Friend of a Friend: A book review by Bob Morris

Friend of a Friend: Understanding the Hidden Networks That Can Transform Your Life and Your Career
David Burkus
Houghton Mifflin Harcourt (May 2018)

How and why “your friend of a friend is your future,” for better or worse

According to David Burkus, “This is a book about how networks work…a book that takes a deep dive into the proven science of networks and shares the implications for anyone looking to upgrade their connections and relationships…Knowing how networks come together is a secret weapon behind a powerful network strategy. It works better than the entire collection of tools…Your connections matter. But so does how you know them, why you know them, where you met them, and who else they know. All these elements are explained by the network around you — all your friends of friends.”

As I worked my way through the Introduction, I envisioned intersecting circles. Each circle is a resource — an individual such as a mentor or a group of members to which one belongs — that intersects with other circles that, in turn…you get the idea.

An African proverb suggest that “If you want to go fast, go alone. If you want to go far, go together.” The higher the quality of people and the more the number of networks of them, the greater your personal growth and professional development will be. That, in brief, is the geometry of multi-dimensional interaction.

Burkus believes suggests there is much of value to be learned from Adam Rifkin, described by Fortune magazine in 2011 as “the world’s best networker.” He is credited with having the most substantial understanding of how the most effective networks work. According to Burkus, “Rifkin’s own extensive network, and the career success it has brought him, is more than an amazing story. It’s a stern rejection of many misconceptions about what networking is and how it’s supposed to work. One reason these misconceptions Are widespread is that the majority of books, workshops, courses, speeches, and more on the subject are based on old and misguided advice,” advice that is still widely shared as “wisdom.” It is anything but. (See Page 4)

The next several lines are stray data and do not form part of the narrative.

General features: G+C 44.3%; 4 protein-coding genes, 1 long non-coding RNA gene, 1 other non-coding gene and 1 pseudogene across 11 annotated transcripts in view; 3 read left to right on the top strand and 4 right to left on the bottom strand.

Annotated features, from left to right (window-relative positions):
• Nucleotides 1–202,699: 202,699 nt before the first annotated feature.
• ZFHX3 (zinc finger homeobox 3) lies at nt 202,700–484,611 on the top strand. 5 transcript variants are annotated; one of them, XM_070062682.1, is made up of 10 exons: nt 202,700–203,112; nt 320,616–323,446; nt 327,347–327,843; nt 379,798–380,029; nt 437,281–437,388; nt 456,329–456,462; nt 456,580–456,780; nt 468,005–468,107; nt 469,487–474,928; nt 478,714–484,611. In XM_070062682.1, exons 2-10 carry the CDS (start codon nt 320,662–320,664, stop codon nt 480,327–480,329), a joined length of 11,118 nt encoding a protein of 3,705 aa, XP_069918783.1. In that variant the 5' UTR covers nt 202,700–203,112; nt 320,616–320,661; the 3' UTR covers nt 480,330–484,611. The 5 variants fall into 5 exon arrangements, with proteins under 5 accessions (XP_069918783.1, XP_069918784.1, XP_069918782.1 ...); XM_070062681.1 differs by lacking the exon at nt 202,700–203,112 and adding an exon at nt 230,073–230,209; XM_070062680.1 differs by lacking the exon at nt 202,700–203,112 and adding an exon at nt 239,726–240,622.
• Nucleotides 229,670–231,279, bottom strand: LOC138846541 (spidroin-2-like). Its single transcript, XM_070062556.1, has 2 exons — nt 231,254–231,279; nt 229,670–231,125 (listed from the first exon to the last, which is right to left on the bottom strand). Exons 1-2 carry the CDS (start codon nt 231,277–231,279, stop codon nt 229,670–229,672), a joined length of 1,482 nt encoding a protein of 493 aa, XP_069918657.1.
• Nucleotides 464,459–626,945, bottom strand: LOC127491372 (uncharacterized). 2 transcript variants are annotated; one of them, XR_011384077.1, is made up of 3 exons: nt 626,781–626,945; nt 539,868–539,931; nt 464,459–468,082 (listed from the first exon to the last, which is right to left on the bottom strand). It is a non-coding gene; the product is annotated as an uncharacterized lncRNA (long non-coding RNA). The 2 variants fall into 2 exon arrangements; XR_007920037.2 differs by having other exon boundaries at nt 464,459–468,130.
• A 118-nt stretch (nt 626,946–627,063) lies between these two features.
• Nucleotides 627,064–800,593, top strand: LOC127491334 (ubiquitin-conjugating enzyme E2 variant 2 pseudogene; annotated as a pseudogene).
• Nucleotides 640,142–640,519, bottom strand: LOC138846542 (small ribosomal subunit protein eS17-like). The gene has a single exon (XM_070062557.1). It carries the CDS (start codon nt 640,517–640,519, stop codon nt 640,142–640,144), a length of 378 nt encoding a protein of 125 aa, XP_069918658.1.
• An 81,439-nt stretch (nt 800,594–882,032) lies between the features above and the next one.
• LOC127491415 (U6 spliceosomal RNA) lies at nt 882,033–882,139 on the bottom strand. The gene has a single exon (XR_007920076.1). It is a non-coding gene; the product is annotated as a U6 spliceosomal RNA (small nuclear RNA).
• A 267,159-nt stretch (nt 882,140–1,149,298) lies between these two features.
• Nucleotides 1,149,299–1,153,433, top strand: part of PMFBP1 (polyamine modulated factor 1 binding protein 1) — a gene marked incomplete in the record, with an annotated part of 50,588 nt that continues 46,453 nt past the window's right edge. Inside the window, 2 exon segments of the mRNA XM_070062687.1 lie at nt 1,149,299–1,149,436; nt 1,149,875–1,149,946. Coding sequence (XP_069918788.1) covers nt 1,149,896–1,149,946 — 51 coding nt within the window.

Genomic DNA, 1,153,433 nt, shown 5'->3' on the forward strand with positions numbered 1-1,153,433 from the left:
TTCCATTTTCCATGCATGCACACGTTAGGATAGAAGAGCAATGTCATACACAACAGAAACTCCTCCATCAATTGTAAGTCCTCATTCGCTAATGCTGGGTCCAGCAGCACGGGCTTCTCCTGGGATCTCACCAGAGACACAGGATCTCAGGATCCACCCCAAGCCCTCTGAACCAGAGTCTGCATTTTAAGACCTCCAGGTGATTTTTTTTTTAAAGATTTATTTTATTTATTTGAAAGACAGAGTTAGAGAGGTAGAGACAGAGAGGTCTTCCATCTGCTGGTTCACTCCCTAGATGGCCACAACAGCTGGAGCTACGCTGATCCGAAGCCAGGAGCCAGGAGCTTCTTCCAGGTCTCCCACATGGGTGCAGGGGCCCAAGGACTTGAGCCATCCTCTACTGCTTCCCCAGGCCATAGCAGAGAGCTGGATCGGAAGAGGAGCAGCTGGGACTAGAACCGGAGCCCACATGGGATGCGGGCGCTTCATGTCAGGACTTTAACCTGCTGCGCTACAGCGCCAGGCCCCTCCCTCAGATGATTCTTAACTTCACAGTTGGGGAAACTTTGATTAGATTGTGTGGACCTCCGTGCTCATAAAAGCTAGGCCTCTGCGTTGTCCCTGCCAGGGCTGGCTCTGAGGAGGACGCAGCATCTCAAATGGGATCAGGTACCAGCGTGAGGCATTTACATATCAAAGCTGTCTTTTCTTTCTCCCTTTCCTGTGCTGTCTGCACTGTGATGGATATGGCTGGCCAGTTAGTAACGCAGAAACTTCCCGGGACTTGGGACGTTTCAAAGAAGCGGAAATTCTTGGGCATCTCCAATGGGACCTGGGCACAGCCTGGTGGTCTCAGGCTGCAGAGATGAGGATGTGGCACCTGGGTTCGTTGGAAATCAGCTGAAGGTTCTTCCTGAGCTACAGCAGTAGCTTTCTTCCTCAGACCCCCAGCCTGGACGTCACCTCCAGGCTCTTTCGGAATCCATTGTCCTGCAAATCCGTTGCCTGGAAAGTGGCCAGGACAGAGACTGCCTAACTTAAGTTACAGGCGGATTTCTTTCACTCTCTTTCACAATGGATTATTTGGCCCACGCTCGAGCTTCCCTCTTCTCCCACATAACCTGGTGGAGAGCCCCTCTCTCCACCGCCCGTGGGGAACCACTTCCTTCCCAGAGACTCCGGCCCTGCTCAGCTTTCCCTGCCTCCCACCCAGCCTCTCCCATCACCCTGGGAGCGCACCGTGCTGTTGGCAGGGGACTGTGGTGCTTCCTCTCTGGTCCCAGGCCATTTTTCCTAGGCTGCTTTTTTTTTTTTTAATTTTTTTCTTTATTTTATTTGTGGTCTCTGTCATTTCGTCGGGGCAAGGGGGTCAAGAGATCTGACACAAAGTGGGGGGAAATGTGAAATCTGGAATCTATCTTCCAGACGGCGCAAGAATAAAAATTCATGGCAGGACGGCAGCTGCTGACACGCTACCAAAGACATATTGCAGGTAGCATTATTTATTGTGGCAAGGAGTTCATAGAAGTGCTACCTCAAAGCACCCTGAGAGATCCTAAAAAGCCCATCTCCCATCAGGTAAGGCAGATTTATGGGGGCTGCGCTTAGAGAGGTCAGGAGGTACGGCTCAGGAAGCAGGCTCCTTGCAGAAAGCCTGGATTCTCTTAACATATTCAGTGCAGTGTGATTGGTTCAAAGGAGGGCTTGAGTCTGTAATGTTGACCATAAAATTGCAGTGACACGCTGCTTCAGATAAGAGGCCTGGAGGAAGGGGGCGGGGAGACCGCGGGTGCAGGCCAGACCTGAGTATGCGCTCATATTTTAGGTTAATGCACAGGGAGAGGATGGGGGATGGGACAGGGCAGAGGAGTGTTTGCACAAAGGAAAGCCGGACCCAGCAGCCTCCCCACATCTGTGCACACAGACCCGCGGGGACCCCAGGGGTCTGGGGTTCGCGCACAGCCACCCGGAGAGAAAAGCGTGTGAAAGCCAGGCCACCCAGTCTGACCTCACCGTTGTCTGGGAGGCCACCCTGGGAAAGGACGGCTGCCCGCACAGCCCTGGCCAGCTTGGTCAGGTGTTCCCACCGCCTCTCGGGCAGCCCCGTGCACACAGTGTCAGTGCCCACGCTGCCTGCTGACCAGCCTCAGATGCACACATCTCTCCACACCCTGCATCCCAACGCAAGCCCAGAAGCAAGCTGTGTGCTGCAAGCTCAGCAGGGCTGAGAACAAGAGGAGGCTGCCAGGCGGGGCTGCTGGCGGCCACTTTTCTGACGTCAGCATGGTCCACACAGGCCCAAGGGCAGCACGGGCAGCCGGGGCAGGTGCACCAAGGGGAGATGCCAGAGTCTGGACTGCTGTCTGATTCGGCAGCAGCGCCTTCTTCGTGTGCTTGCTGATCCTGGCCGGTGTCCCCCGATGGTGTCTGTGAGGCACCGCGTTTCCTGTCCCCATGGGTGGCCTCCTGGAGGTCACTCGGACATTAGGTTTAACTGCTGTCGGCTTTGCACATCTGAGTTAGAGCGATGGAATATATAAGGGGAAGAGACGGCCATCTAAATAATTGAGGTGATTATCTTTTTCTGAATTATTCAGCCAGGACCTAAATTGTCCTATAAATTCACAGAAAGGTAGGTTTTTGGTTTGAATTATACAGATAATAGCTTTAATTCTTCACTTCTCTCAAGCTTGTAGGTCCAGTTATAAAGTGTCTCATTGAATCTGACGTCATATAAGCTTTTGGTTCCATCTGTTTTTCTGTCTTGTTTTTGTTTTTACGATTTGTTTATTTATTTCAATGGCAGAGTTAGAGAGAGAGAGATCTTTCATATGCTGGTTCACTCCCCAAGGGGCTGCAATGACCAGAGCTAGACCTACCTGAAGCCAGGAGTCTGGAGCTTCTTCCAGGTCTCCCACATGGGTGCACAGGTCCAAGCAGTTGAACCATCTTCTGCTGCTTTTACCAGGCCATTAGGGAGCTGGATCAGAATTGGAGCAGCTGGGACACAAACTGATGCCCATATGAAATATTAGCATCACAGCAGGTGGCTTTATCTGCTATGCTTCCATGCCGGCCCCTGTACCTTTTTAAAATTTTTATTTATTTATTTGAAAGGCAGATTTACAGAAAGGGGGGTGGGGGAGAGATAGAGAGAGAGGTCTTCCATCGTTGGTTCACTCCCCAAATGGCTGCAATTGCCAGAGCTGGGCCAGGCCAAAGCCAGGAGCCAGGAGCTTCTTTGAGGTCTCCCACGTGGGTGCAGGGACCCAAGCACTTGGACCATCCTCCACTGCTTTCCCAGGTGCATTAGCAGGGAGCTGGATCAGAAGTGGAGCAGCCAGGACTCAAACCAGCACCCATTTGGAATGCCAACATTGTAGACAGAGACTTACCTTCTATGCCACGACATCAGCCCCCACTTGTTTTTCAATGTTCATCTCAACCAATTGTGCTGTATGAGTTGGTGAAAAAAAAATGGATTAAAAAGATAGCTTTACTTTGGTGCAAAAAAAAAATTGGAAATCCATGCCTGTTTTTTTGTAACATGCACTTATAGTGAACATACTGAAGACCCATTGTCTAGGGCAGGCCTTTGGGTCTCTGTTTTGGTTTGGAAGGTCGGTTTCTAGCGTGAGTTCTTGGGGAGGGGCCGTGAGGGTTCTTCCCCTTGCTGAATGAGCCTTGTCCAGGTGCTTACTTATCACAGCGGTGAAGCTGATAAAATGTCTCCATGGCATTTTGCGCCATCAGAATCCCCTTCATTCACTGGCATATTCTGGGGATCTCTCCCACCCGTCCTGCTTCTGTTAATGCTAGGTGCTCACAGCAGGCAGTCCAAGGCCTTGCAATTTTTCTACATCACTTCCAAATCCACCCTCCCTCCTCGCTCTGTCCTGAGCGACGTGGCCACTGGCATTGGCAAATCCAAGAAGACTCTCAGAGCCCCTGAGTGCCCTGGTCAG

These are among the objectives that Burkus achieves, each having the same prefix: How to….

o Find strength in weak ties
o Seed the entire network
o Become a broker and fill connection gaps
o Seek out silos and liberate their inhabitants
o Build cross-network collaboration teams
o Become (over time) a “Super Connector”
o Leverage preferential attachment
o Create the illusion of consensus, preferably majority
o Resist homophily…embrace and enrich diversity

Note: Homophily is the tendency of individuals to associate and bond with similar others, as in the proverb “birds of a feather flock together”

o Skip mixers – share common interests with another group instead
o Build stronger relationships through multiplexity

With regard to the term “multiplexity,” it reminds me of a passage in Walt Whitman’s “Song of Myself”:

“Do I contradict myself?
Very well, then, I contradict myself;
I am large, I contain multitudes.”

Recall the earlier reference to intersecting circles. In a multiplex relationship, there are interactions with another person at different levels, in different areas. As a parent of four and a grandfather of twelve, I have multiple relationships with each as an elder, friend, adviser, cheerleader, ATM, referee, mentor, confidante, benefactor, and advocate. We are large, we “contain multitudes”…just like everyone else. Burkus observes, “humans are multi-faceted, and so we ought to be multi-fascinated with them.”

He devotes a separate chapter to each objective, providing meanwhile an abundance of invaluable and practical information, insights, and counsel.

Obviously, no brief commentary such as mine can possibly do full justice to the scope and depth of the material provided in this book but I hope I have at least indicated why I hold David Burkus and his work in such high regard. Be sure to check out the wealth of free resources that are available at his website (http://www.david, including a workbook of the exercises outlined at the end of each chapter. “I will continue to keep these resources updated on my website with the most valuable and relevant information.”

Finally, I presume to add a point of my own: By all means develop lots of networks comprised of a friend of a friend ad infinitum. Remember, meanwhile, that you must also BE a friend of a friend ad infinitum

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